The famous Dr. Joyce Brothers recently passed away, and her death caused me to ask myself, “How would Dr. Joyce Brothers conduct herself at a funeral?” She was, after all, one of the leaders in savvy speak.
Death is a part of life, but attending funerals can be tough even for the most gifted small talkers. Typically, there is an abundance of grief and emotion at a memorial service, making conversation more difficult but even more necessary. One of the worst things to do at a funeral or memorial service is to keep quiet. So whether it is the funeral of a business acquaintance, the services honoring a family friend, or even a celebration of life for the “mother of mass-media psychology” herself, remember these tips to avoid tongue tie:
“I’m so sorry for your loss.” – This is the standard sentence for good reason; the statement is simple, sincere, and empathetic.
“I don’t know what to say.” – It’s the truth, and it’s okay to say so.
“My thoughts are with you and your family and friends.” – Remember that the loss of another human being has a ripple effect, touching many lives. By saying this, you show you understand how far-reaching this person’s life was and continues to be.
“I will call you (date) to check in, if that’s okay with you.” – Say it, mean it and do it. Planning funerals and memorials is exhausting, time-consuming, and engulfing. But oftentimes, it’s the quiet days and weeks after a loved one has died that prove the most difficult for the family. Mark your calendar to reach out periodically.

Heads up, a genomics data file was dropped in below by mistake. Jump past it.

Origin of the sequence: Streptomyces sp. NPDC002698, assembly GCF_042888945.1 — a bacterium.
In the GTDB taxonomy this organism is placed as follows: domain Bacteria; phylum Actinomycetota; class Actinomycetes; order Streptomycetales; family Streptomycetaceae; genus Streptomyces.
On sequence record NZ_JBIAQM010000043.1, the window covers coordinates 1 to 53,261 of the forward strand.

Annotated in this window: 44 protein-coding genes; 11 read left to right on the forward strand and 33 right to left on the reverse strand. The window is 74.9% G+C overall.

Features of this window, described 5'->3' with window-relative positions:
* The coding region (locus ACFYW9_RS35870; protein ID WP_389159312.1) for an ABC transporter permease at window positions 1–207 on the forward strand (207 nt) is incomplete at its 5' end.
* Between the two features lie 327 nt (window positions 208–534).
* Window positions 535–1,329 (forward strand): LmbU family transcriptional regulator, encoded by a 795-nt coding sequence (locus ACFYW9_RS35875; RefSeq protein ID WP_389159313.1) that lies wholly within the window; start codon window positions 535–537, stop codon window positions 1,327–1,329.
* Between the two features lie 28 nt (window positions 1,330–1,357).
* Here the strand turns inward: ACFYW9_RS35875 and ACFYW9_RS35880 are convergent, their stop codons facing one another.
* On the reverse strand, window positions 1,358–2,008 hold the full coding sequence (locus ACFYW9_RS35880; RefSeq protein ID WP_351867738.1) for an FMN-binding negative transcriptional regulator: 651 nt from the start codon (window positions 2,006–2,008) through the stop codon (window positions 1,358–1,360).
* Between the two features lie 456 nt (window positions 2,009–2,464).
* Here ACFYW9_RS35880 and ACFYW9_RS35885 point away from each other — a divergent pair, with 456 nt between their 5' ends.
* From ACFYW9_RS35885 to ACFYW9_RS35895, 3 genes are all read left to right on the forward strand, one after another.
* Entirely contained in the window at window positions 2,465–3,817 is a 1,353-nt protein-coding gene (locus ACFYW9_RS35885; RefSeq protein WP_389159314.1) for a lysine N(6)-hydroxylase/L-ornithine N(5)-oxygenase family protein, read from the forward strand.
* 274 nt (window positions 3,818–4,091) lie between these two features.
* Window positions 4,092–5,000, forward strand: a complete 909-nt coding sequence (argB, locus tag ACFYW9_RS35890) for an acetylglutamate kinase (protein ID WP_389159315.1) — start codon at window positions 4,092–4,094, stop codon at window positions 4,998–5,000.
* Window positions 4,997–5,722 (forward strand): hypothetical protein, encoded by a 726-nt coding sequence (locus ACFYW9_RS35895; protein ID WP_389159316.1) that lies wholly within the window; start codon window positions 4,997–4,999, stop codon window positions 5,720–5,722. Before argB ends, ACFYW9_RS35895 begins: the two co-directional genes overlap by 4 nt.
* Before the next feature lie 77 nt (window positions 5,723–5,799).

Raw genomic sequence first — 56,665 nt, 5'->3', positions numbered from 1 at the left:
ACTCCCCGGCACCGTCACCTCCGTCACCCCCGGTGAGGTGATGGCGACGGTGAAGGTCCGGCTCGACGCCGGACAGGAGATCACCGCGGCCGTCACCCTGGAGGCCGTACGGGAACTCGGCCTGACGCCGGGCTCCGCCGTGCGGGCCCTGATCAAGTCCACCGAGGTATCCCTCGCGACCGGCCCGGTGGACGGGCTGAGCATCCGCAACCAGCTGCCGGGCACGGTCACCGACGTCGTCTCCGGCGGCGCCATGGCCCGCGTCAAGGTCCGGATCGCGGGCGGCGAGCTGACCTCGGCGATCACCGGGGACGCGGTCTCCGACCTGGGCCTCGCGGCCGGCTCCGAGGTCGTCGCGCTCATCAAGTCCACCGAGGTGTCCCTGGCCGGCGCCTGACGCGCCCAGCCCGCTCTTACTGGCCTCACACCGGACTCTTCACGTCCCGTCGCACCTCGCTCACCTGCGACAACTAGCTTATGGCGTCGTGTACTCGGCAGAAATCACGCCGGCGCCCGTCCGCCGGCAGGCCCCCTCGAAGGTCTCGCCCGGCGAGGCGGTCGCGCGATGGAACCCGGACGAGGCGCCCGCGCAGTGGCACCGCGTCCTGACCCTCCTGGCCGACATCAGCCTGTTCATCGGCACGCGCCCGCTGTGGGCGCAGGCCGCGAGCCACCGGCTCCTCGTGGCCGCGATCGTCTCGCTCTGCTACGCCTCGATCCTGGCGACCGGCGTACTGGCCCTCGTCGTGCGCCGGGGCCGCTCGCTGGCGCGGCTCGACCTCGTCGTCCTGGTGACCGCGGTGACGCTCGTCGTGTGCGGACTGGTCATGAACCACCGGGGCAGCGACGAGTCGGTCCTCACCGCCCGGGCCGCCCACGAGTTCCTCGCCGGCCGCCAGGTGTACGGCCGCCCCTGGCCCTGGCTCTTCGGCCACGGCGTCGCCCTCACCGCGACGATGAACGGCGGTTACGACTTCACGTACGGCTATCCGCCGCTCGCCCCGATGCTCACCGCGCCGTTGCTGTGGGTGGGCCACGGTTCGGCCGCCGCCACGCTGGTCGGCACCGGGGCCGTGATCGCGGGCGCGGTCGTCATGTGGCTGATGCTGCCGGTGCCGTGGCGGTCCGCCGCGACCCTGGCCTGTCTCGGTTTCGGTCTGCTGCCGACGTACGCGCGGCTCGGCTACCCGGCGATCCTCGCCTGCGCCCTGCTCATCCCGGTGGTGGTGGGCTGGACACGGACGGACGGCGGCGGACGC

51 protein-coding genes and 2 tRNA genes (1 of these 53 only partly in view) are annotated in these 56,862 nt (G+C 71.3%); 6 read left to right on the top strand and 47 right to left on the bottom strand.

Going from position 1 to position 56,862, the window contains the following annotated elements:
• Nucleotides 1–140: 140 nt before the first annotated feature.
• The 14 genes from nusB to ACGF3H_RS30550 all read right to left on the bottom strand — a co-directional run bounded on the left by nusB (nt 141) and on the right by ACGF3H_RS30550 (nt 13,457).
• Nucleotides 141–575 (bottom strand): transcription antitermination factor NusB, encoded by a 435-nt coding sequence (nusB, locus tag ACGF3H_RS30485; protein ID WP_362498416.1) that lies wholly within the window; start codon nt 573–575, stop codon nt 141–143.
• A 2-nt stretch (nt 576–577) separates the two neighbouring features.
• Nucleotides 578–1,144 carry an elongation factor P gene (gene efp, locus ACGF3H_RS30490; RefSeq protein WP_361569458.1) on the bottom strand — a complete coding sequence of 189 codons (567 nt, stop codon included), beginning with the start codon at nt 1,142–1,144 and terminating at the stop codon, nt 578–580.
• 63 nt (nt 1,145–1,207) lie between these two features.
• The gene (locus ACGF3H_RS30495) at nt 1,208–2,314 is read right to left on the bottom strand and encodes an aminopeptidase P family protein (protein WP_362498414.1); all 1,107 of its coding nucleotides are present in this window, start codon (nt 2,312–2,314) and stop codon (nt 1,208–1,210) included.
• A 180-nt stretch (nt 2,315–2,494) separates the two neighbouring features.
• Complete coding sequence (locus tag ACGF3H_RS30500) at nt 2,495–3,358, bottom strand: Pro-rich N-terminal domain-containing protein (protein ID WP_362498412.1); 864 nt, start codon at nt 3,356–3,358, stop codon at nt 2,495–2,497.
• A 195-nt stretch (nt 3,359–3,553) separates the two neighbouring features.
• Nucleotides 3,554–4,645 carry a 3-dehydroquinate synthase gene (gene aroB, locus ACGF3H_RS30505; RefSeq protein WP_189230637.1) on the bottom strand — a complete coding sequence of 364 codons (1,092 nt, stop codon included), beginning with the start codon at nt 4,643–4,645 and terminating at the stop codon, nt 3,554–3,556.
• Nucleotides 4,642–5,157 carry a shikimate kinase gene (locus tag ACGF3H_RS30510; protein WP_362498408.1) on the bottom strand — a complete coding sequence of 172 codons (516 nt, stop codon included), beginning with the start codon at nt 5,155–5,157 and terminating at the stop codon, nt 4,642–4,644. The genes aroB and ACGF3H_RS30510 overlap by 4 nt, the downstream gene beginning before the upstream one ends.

“I feel so lucky to have known (name) – he was such a good friend/partner/bowler/chef/father.” – Sharing specific memories and stories is such a kind and generous gesture.
Do NOT say:
“How did he die?”
“Who found him?”
“Did he have a will?”
“You poor thing, you look awful.”
“How are you?”
“Where did you buy your dress?”
And the number one thing to never, ever, not in one million trillion years to say at a funeral is:
“I know how you feel.” You don’t, you won’t, you can’t. Death affects each of us in a different way and while your experience with the death of a loved one may have been – may still be – devastating, the “I know how you feel” statement should not be in your repertoire.
Finally, don’t forget that the smallest niceties can make such a difference. Send a card, make a call, schedule a visit or bring by a meal. Bottom line, remember to be a friend and the right words will come when you need them most. I am guessing Dr. Brother’s would approve.